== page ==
A word or two about Pulseaudio. The normal Linux desktop wants a sound server for various purposes such as system alerts and support for regular sound applications such as media players. As with some other aspects of Linux we now have too many solutions for that purpose, and the result has been a very messy affair. Developers are faced with an embarrassment of choices, and those choices are most certainly not equal in capabilities or intended purposes. As a result, confusion reigns when it comes to Linux sound servers. Pulseaudio attempts to resolve many issues, but in doing so it has become an issue itself. Pulseaudio itself is not necessarily a bad or even problematic thing. However, its implementation can be very problematic indeed.

As I said, I could at last boot into Ubuntu Studio. However, the alsamixer utility showed only two active audio channels (master volume and I forget what else, sorry). No other controls were present as far as I could tell. Following another bit of advice I looked into the depths of /var/log/user.log and found a stream of these errors:

  pulseaudio[3519]: alsa-util.c: Cannot find fallback mixer control "Mic" or mixer control is no combination of switch/volume
  pulseaudio[3519]: alsa-util.c: Cannot find fallback mixer control "PCM" or mixer control is no combination of switch/volume
  pulseaudio[3519]: alsa-util.c: Device plug:front:1 doesn't support 44100 Hz, changed to 48000

Ubuntu Studio employs Pulseaudio as its default sound server. Unfortunately this employment stands in the way of directly using JACK, and any Linux distribution that advertises itself as an audio production system will assuredly be using JACK for its audio server, not Pulseaudio. The typical solution would simply remove Pulseaudio, but Ubuntu doesn't let that happen without removing the GNOME desktop, a rather drastic operation. Worse, the Pulseaudio daemon is persistent, so killall pulseaudio works only until the next call to the audio system, when the daemon reloads itself and remains in the way of a successful launch of JACK. Fortunately I discovered an excellent HOWTO titled Keeping The Beast Pulseaudio At Bay by a user with the handle of idyllictux. Thanks to his instructions I safely disabled Pulseaudio, and I recommend his advice to anyone who wants to put aside Pulseaudio.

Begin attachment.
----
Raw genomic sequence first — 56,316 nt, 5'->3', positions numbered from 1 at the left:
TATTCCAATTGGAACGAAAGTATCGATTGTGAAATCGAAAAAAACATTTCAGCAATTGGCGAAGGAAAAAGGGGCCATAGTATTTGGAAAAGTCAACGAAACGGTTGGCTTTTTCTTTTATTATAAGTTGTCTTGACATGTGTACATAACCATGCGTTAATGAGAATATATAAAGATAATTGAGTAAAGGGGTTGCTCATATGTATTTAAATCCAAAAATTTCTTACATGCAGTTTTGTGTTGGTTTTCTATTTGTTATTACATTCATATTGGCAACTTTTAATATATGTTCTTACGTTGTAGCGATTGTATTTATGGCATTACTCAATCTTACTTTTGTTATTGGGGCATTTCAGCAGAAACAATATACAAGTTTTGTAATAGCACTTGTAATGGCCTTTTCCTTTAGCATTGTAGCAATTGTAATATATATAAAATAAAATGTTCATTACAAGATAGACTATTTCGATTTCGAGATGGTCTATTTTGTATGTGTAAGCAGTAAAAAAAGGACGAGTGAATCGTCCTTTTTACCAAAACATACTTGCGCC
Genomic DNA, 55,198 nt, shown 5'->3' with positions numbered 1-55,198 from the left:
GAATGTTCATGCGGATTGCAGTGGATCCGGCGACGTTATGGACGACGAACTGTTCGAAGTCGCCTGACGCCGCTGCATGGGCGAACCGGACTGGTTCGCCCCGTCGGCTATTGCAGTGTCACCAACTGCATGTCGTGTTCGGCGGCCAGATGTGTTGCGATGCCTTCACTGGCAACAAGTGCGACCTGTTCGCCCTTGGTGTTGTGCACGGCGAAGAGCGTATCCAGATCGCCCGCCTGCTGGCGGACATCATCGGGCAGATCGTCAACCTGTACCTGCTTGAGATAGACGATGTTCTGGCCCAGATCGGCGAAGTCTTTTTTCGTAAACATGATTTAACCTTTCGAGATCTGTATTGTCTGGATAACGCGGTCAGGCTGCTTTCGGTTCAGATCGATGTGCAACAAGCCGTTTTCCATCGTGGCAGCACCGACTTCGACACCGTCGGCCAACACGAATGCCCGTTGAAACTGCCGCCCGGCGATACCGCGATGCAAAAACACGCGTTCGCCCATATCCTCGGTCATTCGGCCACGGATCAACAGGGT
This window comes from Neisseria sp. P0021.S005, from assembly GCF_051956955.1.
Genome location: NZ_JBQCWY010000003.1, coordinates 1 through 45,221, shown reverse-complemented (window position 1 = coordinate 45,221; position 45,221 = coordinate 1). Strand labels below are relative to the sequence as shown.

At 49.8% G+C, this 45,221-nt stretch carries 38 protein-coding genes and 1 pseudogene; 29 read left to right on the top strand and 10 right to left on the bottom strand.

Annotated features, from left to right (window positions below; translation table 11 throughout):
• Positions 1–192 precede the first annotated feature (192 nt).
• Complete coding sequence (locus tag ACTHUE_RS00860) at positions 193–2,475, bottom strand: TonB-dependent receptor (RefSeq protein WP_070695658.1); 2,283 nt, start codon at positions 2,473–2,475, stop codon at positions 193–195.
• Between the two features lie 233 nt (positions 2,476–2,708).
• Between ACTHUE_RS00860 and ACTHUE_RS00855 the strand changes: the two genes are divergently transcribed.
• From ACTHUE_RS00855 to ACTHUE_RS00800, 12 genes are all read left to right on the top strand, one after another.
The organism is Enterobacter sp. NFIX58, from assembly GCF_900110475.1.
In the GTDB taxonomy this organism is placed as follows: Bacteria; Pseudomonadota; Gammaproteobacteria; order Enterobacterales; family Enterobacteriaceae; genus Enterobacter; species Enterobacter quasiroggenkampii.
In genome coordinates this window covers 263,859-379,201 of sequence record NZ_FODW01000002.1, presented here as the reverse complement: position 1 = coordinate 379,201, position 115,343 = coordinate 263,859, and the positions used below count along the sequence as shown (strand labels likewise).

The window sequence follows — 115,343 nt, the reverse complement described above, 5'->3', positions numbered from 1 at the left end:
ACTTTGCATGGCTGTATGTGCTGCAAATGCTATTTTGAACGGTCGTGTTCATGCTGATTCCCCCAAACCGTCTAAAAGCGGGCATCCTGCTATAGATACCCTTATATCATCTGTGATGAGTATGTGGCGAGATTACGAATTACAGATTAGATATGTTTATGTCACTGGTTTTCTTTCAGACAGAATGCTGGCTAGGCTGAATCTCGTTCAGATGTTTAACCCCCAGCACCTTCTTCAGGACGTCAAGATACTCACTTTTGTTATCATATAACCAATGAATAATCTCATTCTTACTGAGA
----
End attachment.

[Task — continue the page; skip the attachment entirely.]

By the way, I want to emphasize that I have nothing against Pulseaudio per se. Its developers have taken on a terribly difficult task, and I believe that they are working hard to make it the system sound server of preference for the mainstream Linux distributions. However, it does not currently suit my purposes, and its current implementation in Ubuntu creates problems for me. The advice from idyllictux resolves the matter nicely. Perhaps his suggested process could be offered as a configuration option to the advanced user ? Until the problem is resolved on the distro side I'm afraid that Pulseaudio will take heat from users who are unaware that the problem may occur because of the distribution's implementation of the server, not with any particular aspect of Pulseaudio itself.

More Configuration Trickery